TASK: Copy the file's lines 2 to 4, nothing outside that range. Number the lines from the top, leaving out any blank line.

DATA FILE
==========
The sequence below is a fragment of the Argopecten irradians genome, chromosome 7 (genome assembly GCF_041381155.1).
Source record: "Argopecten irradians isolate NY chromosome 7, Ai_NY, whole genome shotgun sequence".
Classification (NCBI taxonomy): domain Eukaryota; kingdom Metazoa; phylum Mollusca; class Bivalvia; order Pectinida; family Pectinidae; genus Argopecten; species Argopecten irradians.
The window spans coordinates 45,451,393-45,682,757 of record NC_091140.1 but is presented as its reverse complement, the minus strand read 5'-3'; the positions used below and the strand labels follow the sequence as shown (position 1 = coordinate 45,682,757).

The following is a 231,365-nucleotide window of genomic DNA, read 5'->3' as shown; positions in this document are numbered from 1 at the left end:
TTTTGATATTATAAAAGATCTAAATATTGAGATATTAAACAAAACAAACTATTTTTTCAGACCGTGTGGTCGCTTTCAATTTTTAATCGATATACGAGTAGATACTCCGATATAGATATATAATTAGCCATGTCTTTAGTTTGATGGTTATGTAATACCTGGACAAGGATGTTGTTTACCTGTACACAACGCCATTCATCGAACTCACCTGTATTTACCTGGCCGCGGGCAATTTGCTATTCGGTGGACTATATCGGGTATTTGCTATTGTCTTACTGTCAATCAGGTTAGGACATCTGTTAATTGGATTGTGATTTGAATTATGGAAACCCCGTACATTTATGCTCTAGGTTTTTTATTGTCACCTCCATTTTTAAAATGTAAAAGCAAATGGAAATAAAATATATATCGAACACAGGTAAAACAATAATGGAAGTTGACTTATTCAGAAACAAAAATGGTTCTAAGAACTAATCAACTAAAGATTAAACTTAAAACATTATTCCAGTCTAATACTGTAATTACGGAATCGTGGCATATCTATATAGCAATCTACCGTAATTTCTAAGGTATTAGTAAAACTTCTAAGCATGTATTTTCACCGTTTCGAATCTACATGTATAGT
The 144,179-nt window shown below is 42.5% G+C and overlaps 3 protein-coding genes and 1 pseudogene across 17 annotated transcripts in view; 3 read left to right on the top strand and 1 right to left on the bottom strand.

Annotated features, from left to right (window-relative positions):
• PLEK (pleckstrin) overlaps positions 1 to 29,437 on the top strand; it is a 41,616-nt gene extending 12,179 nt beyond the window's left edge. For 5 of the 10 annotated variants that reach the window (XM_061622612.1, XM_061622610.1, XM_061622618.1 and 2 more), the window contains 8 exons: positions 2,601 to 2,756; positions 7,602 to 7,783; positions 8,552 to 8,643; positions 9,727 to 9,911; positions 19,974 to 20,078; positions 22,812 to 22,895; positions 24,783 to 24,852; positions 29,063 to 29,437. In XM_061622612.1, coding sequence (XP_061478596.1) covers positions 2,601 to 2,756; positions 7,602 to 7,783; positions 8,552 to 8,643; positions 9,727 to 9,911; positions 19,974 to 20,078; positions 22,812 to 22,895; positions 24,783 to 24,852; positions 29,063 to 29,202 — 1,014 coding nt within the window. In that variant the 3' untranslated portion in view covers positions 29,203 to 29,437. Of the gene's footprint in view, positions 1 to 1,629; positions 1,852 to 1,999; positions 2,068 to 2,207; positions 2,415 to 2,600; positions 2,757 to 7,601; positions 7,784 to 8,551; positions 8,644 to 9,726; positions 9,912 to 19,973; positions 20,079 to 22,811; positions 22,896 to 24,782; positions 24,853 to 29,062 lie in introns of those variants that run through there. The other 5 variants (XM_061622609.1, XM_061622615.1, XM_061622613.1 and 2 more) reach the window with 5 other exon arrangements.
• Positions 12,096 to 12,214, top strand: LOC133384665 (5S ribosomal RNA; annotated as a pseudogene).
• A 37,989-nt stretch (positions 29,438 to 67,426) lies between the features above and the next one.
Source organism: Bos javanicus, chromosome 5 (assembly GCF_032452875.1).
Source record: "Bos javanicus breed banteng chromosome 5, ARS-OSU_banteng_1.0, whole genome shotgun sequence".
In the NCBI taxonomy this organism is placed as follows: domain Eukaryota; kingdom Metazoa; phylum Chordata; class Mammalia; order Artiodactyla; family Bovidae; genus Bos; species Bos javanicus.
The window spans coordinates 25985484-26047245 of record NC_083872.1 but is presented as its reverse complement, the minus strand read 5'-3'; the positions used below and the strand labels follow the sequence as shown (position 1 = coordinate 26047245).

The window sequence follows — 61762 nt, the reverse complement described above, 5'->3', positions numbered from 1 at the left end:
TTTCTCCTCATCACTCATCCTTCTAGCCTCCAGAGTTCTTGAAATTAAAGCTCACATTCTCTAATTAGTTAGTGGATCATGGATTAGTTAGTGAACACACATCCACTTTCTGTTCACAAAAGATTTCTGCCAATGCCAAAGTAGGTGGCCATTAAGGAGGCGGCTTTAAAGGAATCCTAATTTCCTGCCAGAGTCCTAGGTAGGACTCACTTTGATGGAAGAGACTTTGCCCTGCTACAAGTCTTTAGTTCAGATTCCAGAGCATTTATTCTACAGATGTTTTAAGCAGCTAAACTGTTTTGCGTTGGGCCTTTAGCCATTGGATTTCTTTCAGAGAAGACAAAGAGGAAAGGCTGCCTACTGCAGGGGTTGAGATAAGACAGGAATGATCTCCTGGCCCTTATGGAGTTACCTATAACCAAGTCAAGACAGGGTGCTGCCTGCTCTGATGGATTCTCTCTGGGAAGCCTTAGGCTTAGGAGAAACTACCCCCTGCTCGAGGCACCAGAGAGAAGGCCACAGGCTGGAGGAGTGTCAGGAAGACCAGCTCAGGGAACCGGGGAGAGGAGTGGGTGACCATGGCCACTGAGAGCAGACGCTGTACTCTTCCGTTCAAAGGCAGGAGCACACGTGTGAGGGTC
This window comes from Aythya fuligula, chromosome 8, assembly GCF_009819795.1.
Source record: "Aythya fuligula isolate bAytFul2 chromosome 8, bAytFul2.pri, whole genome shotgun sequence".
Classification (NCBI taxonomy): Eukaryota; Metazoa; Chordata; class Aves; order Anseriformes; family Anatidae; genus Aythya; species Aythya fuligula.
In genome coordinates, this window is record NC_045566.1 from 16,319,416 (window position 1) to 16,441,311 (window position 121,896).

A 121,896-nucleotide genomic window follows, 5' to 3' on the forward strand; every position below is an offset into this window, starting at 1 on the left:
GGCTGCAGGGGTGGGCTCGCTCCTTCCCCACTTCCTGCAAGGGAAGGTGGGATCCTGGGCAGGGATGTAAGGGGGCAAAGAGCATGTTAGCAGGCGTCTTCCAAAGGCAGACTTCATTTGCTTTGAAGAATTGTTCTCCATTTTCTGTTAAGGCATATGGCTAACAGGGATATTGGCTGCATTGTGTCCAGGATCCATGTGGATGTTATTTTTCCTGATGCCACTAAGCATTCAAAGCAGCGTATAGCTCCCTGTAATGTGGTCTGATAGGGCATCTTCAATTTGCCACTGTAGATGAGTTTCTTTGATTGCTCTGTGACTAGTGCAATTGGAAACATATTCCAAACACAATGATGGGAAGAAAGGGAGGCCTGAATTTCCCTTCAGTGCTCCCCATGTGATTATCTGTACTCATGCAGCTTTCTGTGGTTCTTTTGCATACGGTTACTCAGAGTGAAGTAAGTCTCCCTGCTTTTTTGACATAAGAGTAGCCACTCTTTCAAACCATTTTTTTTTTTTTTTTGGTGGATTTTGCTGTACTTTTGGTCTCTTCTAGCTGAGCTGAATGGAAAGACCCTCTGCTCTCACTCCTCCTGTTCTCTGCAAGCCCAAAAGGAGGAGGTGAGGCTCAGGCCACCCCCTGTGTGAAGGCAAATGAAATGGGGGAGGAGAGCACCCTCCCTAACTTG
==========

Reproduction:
Source record: "Argopecten irradians isolate NY chromosome 7, Ai_NY, whole genome shotgun sequence".
Classification (NCBI taxonomy): domain Eukaryota; kingdom Metazoa; phylum Mollusca; class Bivalvia; order Pectinida; family Pectinidae; genus Argopecten; species Argopecten irradians.
The window spans coordinates 45,451,393-45,682,757 of record NC_091140.1 but is presented as its reverse complement, the minus strand read 5'-3'; the positions used below and the strand labels follow the sequence as shown (position 1 = coordinate 45,682,757).